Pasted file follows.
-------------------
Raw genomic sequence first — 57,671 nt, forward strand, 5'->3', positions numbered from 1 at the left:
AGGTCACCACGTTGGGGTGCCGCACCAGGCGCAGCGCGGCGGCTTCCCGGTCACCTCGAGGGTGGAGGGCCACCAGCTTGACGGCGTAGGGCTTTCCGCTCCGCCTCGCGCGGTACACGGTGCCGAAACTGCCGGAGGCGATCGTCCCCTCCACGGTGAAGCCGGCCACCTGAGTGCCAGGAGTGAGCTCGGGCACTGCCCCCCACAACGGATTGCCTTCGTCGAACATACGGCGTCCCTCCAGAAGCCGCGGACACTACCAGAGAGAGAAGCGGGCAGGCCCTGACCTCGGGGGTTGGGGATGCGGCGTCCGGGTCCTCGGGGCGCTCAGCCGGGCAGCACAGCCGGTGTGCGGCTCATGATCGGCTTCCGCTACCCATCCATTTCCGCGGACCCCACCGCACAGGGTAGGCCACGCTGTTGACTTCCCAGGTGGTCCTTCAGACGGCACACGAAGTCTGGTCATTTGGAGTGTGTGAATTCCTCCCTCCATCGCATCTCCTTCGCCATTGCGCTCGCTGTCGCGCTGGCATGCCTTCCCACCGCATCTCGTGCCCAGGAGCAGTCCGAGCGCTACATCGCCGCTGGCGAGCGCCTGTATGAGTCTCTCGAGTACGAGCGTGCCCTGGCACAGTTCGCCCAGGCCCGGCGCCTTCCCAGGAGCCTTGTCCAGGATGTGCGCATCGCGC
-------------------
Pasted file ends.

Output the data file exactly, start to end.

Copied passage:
Raw genomic sequence first — 57,671 nt, forward strand, 5'->3', positions numbered from 1 at the left:
AGGTCACCACGTTGGGGTGCCGCACCAGGCGCAGCGCGGCGGCTTCCCGGTCACCTCGAGGGTGGAGGGCCACCAGCTTGACGGCGTAGGGCTTTCCGCTCCGCCTCGCGCGGTACACGGTGCCGAAACTGCCGGAGGCGATCGTCCCCTCCACGGTGAAGCCGGCCACCTGAGTGCCAGGAGTGAGCTCGGGCACTGCCCCCCACAACGGATTGCCTTCGTCGAACATACGGCGTCCCTCCAGAAGCCGCGGACACTACCAGAGAGAGAAGCGGGCAGGCCCTGACCTCGGGGGTTGGGGATGCGGCGTCCGGGTCCTCGGGGCGCTCAGCCGGGCAGCACAGCCGGTGTGCGGCTCATGATCGGCTTCCGCTACCCATCCATTTCCGCGGACCCCACCGCACAGGGTAGGCCACGCTGTTGACTTCCCAGGTGGTCCTTCAGACGGCACACGAAGTCTGGTCATTTGGAGTGTGTGAATTCCTCCCTCCATCGCATCTCCTTCGCCATTGCGCTCGCTGTCGCGCTGGCATGCCTTCCCACCGCATCTCGTGCCCAGGAGCAGTCCGAGCGCTACATCGCCGCTGGCGAGCGCCTGTATGAGTCTCTCGAGTACGAGCGTGCCCTGGCACAGTTCGCCCAGGCCCGGCGCCTTCCCAGGAGCCTTGTCCAGGATGTGCGCATCGCGC